In every trip there comes the heated moment: the exchange. We peruse, we barter, we make our best attempt at issuing our request in the local tongue before we fall back on the tried and true method of pointing and smiling while nodding along politely. Whether it's shopping for souvenirs or ordering lunch, ever travel engages in this age old custom. But there's more on the table than colorful crafts and full bellies.
Long before we swapped food, cattle, and precious stones, mankind's greatest exchange was that of metaphor. In outlining his theory of consciousness emerging from a bicameral mind, Julian Jaynes takes us back in time to describe a prototypical encounter between men on the verge of consciousness.
Two strangers meet on a barren field. Each appears alien to the other. Their dress, their posture, and especially their language is a mystery. Yet, in that moment, an important decision must be made. They must each choose between our most fundamental impulses, flight or fight, with nothing more to go off of than the strangeness of the other.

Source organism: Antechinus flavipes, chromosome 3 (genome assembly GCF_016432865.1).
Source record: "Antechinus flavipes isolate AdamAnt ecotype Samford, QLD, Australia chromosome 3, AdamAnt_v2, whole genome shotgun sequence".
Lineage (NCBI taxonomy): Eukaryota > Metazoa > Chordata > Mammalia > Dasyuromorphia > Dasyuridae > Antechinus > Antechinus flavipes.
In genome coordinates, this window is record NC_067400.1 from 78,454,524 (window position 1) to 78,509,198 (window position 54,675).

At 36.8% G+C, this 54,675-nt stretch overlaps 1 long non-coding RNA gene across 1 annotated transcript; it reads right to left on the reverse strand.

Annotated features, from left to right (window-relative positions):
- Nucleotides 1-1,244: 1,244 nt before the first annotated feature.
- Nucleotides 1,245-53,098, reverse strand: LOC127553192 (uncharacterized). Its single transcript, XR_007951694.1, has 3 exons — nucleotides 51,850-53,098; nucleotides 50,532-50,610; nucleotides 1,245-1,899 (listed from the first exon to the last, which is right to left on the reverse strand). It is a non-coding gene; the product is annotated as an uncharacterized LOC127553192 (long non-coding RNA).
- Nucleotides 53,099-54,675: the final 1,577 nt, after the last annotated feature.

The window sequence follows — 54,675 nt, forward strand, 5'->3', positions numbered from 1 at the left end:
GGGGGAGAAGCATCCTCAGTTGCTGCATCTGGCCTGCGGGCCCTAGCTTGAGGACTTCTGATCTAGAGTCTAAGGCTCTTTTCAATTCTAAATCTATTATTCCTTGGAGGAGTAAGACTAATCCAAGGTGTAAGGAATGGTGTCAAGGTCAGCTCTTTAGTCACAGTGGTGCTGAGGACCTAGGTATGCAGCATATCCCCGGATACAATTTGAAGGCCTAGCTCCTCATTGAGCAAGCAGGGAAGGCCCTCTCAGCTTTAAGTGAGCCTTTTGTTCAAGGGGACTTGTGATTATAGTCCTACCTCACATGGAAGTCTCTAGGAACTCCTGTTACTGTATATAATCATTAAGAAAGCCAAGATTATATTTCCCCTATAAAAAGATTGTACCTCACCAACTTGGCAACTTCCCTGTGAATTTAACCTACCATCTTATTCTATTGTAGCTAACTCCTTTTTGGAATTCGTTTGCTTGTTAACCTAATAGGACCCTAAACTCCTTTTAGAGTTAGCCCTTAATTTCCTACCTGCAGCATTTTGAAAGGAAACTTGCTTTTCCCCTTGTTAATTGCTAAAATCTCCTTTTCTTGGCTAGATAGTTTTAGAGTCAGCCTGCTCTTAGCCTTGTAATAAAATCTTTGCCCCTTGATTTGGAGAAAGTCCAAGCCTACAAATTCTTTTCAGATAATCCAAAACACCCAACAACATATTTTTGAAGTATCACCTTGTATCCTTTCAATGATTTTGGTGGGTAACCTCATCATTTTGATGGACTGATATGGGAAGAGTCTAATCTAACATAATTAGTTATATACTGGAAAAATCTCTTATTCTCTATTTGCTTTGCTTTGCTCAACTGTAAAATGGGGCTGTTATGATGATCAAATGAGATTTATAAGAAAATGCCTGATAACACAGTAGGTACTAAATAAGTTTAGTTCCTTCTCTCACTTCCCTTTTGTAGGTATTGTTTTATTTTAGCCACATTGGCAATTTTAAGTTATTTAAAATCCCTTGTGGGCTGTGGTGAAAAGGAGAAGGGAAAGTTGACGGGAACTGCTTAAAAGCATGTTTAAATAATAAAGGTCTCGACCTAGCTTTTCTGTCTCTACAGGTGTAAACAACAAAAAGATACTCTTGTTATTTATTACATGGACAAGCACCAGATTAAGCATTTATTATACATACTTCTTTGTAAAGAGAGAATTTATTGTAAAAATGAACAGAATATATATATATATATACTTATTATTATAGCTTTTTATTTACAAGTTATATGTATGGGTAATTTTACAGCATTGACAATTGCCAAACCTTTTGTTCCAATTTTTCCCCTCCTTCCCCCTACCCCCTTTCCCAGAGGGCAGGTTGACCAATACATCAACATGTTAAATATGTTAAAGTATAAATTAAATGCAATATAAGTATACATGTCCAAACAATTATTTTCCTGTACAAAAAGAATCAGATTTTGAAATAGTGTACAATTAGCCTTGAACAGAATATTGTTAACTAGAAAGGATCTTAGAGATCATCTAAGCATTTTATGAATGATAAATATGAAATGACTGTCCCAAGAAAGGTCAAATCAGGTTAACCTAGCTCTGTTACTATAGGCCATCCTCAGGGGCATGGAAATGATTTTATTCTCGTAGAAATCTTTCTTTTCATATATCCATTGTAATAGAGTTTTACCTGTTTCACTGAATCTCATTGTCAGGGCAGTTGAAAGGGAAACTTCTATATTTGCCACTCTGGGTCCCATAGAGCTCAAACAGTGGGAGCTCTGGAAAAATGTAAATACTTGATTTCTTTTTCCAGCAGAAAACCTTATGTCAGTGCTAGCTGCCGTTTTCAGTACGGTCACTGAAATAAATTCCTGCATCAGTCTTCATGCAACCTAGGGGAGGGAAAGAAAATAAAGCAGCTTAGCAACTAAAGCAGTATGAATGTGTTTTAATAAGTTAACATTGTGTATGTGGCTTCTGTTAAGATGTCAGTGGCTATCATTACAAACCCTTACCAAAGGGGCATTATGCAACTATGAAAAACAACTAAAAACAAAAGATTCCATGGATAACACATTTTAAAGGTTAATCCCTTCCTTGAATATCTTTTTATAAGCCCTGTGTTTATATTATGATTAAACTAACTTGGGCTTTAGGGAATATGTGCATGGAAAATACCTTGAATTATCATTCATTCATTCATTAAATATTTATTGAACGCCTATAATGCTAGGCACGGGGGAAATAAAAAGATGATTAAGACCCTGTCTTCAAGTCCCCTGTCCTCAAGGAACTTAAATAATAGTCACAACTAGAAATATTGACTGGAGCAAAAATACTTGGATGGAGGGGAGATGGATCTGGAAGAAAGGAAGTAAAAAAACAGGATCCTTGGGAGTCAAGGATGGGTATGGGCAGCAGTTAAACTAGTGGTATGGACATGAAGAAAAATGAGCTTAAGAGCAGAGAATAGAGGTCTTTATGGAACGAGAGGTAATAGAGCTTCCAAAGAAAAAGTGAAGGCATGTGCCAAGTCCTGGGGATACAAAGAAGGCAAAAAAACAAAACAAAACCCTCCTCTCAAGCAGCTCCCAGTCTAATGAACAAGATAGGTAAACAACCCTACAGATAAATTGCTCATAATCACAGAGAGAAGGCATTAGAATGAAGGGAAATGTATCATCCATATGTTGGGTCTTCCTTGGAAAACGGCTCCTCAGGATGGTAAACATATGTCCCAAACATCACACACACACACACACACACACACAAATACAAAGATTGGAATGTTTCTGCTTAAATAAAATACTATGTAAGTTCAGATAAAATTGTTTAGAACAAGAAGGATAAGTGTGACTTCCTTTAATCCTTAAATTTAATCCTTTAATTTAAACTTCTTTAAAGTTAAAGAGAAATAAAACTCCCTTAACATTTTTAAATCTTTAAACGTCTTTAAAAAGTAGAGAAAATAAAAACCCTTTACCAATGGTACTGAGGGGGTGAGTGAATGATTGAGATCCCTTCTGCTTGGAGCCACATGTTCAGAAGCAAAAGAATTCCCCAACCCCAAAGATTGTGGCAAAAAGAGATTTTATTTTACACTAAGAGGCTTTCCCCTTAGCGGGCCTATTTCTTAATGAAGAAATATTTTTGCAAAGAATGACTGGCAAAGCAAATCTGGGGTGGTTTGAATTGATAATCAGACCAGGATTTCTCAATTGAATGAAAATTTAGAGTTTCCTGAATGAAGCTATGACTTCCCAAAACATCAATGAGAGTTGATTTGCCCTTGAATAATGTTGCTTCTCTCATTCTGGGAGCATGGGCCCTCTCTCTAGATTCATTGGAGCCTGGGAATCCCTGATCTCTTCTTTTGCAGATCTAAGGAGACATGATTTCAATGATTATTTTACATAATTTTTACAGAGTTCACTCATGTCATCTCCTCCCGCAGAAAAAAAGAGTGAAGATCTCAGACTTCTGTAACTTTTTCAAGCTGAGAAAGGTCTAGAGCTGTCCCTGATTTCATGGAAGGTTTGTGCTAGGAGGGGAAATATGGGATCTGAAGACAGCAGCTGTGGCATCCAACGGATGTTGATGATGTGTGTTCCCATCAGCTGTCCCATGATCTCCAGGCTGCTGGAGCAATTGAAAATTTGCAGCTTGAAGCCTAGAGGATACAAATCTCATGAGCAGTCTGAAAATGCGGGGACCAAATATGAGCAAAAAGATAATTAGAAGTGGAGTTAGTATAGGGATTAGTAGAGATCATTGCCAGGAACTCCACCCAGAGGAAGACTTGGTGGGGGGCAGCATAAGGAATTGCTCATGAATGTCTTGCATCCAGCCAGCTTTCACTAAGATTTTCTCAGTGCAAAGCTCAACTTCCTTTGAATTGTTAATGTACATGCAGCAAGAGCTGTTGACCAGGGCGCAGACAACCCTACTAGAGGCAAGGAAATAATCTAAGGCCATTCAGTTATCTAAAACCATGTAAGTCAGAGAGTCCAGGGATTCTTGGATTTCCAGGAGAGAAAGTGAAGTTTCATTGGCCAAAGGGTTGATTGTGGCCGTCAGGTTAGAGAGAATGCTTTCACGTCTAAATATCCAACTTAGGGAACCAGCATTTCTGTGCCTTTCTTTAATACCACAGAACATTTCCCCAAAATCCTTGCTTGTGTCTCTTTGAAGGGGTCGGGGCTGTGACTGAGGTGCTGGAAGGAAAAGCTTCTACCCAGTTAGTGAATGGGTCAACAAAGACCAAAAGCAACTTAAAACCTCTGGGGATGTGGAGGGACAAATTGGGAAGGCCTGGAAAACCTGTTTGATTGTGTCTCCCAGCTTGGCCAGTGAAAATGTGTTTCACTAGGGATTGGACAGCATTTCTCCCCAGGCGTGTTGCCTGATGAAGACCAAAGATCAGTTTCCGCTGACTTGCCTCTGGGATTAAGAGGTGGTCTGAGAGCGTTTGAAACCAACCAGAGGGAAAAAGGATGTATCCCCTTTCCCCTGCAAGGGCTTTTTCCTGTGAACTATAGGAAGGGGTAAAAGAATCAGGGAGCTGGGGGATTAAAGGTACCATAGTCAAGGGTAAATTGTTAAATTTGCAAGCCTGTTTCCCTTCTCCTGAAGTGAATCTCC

Happily, the mundane culture shock that tourists encounter in their rounds about the marketplace are far less intense. Nonetheless, the dilemma faced by our hypothetical ancestors illustrates a truth that lingers with us even to this day.
As we grapple with what is going on in our own heads, the need to understand what might be ticking behind the studious eyes of others cannot be escaped. Just as they did in surviving the hazards of the wilds that surrounded them, our ancestors learned to group their peers into self-constructed classes and make assumptions, crafting potential scenarios and forecasting outcomes to respond to them more quickly. We built a world of shadows to better navigate real world. It's a map that many travelers still follow to this day.
Theses processes of generalization and prediction are the pillars upon which very sense of consciousness rests. As Jaynes argues, our repeated reliance on metaphors to make sense of our world hardened into something far more lasting. Surrounded by reflections of what we could recall around us, we built a mental space to more clearly view the world around us. We plugged the holes in our understanding with references to what we could easily see and logically assume from past experiences. When they encountered a new face, our ancestors relied on such stored perceptions to quickly determine whether it belonged to a friend or foe.